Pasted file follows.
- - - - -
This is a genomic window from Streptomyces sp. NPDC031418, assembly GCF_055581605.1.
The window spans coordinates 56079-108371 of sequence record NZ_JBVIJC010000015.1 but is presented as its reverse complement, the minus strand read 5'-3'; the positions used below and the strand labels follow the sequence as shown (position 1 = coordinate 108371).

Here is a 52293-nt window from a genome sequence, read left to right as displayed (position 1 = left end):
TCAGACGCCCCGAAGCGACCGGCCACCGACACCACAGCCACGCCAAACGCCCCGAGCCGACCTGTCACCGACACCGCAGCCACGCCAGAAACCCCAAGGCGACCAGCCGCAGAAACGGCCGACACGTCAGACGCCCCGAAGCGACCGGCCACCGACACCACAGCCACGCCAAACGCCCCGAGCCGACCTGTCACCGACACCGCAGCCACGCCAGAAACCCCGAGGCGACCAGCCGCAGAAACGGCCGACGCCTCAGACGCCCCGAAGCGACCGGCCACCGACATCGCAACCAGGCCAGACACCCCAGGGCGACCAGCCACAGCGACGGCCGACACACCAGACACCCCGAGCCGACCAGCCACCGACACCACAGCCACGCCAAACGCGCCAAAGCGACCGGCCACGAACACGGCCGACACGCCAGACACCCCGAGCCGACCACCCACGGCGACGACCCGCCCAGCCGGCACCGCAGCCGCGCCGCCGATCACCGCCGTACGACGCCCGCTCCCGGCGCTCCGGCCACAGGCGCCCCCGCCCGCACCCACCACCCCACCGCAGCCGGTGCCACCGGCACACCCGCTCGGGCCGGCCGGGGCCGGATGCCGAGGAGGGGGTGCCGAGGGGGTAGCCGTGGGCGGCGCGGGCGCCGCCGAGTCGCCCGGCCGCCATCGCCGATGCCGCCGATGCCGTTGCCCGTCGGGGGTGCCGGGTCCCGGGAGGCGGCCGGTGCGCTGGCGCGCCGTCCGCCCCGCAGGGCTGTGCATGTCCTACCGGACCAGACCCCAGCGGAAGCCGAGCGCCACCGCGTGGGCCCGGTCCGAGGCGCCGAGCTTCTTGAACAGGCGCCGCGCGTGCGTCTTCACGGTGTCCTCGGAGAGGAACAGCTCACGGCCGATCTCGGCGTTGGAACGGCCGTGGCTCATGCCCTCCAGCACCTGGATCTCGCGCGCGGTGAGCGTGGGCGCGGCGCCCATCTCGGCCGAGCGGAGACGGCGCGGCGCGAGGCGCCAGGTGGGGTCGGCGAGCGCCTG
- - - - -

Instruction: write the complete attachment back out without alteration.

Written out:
This is a genomic window from Streptomyces sp. NPDC031418, assembly GCF_055581605.1.
The window spans coordinates 56079-108371 of sequence record NZ_JBVIJC010000015.1 but is presented as its reverse complement, the minus strand read 5'-3'; the positions used below and the strand labels follow the sequence as shown (position 1 = coordinate 108371).

Here is a 52293-nt window from a genome sequence, read left to right as displayed (position 1 = left end):
TCAGACGCCCCGAAGCGACCGGCCACCGACACCACAGCCACGCCAAACGCCCCGAGCCGACCTGTCACCGACACCGCAGCCACGCCAGAAACCCCAAGGCGACCAGCCGCAGAAACGGCCGACACGTCAGACGCCCCGAAGCGACCGGCCACCGACACCACAGCCACGCCAAACGCCCCGAGCCGACCTGTCACCGACACCGCAGCCACGCCAGAAACCCCGAGGCGACCAGCCGCAGAAACGGCCGACGCCTCAGACGCCCCGAAGCGACCGGCCACCGACATCGCAACCAGGCCAGACACCCCAGGGCGACCAGCCACAGCGACGGCCGACACACCAGACACCCCGAGCCGACCAGCCACCGACACCACAGCCACGCCAAACGCGCCAAAGCGACCGGCCACGAACACGGCCGACACGCCAGACACCCCGAGCCGACCACCCACGGCGACGACCCGCCCAGCCGGCACCGCAGCCGCGCCGCCGATCACCGCCGTACGACGCCCGCTCCCGGCGCTCCGGCCACAGGCGCCCCCGCCCGCACCCACCACCCCACCGCAGCCGGTGCCACCGGCACACCCGCTCGGGCCGGCCGGGGCCGGATGCCGAGGAGGGGGTGCCGAGGGGGTAGCCGTGGGCGGCGCGGGCGCCGCCGAGTCGCCCGGCCGCCATCGCCGATGCCGCCGATGCCGTTGCCCGTCGGGGGTGCCGGGTCCCGGGAGGCGGCCGGTGCGCTGGCGCGCCGTCCGCCCCGCAGGGCTGTGCATGTCCTACCGGACCAGACCCCAGCGGAAGCCGAGCGCCACCGCGTGGGCCCGGTCCGAGGCGCCGAGCTTCTTGAACAGGCGCCGCGCGTGCGTCTTCACGGTGTCCTCGGAGAGGAACAGCTCACGGCCGATCTCGGCGTTGGAACGGCCGTGGCTCATGCCCTCCAGCACCTGGATCTCGCGCGCGGTGAGCGTGGGCGCGGCGCCCATCTCGGCCGAGCGGAGACGGCGCGGCGCGAGGCGCCAGGTGGGGTCGGCGAGCGCCTG